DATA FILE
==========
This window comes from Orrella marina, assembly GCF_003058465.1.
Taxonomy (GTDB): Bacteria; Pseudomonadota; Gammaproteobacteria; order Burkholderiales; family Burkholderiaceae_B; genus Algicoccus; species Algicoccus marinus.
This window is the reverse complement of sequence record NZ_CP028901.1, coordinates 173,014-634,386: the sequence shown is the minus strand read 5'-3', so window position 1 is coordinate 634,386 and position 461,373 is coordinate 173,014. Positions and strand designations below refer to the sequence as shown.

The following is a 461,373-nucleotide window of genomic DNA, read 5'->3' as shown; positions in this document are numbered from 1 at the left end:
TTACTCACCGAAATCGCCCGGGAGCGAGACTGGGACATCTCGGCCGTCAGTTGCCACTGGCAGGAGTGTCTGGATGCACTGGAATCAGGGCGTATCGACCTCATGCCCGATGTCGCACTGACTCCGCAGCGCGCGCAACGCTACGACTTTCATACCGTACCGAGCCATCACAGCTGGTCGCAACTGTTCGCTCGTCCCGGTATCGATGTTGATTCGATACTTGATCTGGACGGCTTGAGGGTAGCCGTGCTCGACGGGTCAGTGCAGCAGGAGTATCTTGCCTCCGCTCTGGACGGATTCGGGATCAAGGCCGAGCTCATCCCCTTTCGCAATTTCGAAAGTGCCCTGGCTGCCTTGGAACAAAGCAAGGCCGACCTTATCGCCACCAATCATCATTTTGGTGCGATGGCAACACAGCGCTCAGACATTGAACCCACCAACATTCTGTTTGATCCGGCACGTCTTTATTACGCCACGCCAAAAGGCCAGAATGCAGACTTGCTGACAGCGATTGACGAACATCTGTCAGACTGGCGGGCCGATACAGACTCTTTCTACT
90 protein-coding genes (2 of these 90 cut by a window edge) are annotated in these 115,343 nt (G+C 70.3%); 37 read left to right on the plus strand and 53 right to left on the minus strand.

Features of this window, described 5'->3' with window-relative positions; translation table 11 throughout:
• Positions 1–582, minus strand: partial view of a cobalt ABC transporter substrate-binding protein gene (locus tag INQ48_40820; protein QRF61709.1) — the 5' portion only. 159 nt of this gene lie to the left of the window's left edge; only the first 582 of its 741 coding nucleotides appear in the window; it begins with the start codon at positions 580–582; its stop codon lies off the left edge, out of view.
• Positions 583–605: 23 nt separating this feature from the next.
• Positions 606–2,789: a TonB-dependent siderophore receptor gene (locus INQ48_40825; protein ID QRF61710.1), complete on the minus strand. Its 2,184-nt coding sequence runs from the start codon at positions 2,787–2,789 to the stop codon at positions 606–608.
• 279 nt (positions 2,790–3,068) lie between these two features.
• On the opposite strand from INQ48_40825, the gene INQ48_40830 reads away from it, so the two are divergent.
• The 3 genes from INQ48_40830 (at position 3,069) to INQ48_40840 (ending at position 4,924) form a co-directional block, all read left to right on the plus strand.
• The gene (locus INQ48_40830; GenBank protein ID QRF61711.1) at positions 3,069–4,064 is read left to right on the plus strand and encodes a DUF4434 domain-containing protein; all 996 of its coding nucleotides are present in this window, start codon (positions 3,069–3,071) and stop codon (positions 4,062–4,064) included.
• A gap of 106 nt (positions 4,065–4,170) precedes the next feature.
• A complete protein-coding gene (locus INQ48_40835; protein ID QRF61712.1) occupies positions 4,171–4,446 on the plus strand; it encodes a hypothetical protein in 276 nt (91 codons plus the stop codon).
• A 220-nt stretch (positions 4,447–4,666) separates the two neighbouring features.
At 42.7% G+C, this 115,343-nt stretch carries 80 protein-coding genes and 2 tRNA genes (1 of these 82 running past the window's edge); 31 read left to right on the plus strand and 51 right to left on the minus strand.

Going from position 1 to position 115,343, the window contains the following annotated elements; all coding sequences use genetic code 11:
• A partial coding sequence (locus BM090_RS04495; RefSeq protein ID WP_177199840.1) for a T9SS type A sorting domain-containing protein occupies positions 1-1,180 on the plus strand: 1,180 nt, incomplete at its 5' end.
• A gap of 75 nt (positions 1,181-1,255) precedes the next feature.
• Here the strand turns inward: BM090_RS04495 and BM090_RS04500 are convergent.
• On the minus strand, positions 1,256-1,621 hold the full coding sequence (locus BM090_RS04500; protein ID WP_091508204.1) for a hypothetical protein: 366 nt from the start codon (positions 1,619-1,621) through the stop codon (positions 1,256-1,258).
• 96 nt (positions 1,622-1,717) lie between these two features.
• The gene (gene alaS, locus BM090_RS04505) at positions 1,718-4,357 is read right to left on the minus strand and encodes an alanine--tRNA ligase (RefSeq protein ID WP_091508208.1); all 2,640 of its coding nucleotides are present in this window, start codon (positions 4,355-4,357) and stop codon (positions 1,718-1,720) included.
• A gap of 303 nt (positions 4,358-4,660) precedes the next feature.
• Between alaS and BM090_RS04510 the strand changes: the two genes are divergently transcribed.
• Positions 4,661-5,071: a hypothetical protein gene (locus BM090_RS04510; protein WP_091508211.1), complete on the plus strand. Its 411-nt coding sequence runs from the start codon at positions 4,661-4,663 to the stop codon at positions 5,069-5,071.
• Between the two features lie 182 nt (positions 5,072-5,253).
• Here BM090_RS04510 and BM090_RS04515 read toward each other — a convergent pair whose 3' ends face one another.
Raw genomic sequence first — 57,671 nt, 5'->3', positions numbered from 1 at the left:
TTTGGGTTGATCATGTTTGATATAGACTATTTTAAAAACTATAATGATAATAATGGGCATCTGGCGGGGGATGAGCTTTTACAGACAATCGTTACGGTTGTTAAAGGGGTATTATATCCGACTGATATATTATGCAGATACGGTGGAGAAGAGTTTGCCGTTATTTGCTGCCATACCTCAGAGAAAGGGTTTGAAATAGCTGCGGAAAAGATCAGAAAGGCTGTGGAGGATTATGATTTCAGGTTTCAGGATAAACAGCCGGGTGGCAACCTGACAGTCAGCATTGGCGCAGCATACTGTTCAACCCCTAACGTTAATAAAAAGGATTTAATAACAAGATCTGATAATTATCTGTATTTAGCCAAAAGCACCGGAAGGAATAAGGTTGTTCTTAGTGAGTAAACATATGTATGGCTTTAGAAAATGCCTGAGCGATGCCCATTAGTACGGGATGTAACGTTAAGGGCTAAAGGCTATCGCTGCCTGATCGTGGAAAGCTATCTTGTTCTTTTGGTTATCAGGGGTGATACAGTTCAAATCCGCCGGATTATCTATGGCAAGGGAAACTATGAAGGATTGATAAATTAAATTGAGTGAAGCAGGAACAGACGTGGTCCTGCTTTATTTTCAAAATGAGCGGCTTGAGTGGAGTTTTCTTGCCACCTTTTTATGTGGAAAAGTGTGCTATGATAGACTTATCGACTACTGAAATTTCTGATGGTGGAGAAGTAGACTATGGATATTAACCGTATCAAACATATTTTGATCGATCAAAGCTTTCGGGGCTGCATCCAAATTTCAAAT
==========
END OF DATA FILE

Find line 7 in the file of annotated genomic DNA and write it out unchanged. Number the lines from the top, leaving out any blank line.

Features of this window, described 5'->3' with window-relative positions; translation table 11 throughout: